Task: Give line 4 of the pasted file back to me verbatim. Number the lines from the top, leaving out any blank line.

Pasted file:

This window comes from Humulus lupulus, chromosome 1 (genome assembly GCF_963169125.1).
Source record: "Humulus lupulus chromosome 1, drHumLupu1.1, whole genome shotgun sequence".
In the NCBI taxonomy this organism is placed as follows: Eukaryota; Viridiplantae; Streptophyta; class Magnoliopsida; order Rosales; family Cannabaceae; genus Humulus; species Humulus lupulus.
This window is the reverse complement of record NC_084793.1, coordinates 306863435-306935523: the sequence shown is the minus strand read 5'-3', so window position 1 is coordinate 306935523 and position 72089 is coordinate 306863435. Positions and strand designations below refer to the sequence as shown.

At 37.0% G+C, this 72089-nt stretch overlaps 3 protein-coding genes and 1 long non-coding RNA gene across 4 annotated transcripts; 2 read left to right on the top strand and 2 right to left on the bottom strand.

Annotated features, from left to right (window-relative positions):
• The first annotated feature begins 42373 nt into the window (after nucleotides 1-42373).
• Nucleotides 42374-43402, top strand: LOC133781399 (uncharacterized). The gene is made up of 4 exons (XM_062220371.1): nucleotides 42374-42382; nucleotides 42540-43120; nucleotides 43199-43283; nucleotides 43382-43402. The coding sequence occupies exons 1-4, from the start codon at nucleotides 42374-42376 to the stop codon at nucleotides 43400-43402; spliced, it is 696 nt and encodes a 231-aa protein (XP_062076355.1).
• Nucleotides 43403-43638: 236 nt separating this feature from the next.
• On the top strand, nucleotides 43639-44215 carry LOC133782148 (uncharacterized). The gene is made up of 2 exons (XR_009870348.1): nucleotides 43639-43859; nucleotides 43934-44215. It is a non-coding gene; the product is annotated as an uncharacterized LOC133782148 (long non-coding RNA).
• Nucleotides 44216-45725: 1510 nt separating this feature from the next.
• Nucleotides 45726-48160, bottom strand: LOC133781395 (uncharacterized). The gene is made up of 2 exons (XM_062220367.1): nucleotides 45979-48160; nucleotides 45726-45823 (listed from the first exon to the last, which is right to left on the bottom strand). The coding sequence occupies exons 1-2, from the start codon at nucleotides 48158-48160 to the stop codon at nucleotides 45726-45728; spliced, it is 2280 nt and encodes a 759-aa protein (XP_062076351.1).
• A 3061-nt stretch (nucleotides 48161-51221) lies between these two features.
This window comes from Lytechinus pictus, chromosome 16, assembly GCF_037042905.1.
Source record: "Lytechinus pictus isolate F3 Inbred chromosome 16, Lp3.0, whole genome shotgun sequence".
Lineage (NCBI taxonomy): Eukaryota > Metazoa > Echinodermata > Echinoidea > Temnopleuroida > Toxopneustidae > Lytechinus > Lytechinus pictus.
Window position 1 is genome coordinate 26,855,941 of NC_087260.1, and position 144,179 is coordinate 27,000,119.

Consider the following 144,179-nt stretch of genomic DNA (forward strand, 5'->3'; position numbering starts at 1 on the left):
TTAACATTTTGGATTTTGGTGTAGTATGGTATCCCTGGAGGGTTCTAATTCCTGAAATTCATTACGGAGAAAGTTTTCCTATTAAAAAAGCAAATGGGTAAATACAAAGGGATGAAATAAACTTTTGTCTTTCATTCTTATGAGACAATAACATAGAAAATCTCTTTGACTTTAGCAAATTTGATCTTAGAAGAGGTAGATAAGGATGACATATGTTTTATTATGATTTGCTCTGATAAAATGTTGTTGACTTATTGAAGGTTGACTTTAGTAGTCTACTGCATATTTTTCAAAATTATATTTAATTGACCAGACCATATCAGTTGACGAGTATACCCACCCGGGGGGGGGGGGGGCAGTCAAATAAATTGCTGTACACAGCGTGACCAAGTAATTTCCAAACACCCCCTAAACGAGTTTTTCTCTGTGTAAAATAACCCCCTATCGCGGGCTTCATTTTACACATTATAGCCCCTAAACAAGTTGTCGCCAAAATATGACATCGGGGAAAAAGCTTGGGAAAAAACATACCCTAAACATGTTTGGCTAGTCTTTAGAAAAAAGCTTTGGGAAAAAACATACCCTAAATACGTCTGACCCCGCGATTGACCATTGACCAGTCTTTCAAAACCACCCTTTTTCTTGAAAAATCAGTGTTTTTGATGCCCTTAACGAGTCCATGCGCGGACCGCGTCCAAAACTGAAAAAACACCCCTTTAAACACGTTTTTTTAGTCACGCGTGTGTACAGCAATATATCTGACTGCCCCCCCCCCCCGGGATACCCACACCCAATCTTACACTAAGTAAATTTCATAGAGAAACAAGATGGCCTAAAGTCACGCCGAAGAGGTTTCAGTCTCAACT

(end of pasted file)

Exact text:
This window is the reverse complement of record NC_084793.1, coordinates 306863435-306935523: the sequence shown is the minus strand read 5'-3', so window position 1 is coordinate 306935523 and position 72089 is coordinate 306863435. Positions and strand designations below refer to the sequence as shown.